A collective of bibliophiles talking about books. Book Fox (vulpes libris): small bibliovorous mammal of overactive imagination and uncommonly large bookshop expenses. Habitat: anywhere the rustle of pages can be heard.
One of the periods I like to read about most is the Middle Ages. No, not that time in your forties when you’re no longer young, but don’t yet qualify for senior discounts; I mean the Medieval era. There is so much mystery surrounding those centuries, yet we know that society was quite rigid, that the Black Plague was always lurking and the Catholic Church wielded great power in nations’ and citizen’s lives. Compared to the Renaissance, things were static, but there was an undercurrent of potential change.
Perfectly exemplifying all of this is Candace Robb’s series set in the mid-1300’s featuring Owen Archer, formerly Captain of the King’s longbowmen. He lost an eye in a fight and is now a reluctant spy for The Chancellor. He goes undercover as an apprentice with Lucie Wilton, a widow who inherited her husband’s shop in York. Both of them bring their skills and intelligence to solving the mysteries in each book.The secondary characters are just as richly drawn, Magda the Riverwoman, midwife and healer who lives in a refurbished Viking boat. Energetic Bess and her husband, Tom, who runs the tavern next door to the apothecary shop and who brings humor and gossip into her friend’s lives. Even the household cats have distinct personalities.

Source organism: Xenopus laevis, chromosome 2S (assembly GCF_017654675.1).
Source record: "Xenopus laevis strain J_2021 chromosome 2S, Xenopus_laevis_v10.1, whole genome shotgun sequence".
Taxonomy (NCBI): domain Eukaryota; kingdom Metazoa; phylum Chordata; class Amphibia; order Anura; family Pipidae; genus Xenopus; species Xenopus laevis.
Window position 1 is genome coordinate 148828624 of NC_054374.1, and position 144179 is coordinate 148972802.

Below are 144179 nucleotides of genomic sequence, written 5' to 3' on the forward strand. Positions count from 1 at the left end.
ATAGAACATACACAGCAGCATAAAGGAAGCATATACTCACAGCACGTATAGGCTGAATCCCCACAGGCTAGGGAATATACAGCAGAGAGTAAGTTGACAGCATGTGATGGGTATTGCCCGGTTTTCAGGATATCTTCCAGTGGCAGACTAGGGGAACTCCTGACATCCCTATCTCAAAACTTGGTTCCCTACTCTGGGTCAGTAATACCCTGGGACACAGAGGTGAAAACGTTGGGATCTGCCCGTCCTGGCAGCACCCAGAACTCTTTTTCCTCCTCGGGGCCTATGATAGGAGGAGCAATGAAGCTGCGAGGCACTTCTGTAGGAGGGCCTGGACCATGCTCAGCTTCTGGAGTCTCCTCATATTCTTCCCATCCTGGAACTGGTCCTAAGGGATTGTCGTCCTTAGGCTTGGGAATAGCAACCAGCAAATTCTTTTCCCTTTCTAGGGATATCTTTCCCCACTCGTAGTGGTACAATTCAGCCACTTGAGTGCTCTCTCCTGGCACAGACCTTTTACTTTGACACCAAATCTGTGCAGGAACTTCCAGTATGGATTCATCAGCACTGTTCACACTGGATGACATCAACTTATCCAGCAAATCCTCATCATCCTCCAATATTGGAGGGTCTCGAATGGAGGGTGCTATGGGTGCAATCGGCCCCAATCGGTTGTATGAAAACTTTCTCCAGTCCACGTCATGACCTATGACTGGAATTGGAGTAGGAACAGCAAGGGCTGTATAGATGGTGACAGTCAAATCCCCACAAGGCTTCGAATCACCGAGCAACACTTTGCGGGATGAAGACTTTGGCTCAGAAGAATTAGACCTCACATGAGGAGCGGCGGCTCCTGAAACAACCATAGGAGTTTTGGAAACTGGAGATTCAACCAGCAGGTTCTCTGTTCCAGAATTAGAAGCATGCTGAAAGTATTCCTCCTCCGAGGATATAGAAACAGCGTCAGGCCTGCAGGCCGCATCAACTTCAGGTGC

The author, who has long studied the period, brings everyday details to her stories and shows how people of all levels of society lived and interacted with each other. It’s also points in her favor that she made her main character a cyclops and he’s not even a pirate.
Along with learning about trade, festivals and the risky business of travel in that era, Lucie’s shop provides a window into the limits of medical knowledge at the time. Most medicine was made from herbs and often had very little effect on the illnesses they were to treat. Then there were the contagions which would sweep through towns, not only the plagues, but various fevers, whose origins were not understood. So panic and superstition would overtake a population desperate to remain healthy.
Though Owen is the central character, he is surrounded by strong women. Even Queen Phillippa and King Edward’s mistress, Alice Perrers, were quite formidable in different ways. Lucie has more rights as a widow than she did as a wife, her profession and property are now her own. The eccentric Magda is full of wisdom and likable for all of her oddness.
There’s still a few more books in the series for me to read and I’m looking forward to it. As you can tell, I enjoy these mysteries very much and can’t recommend them highly enough.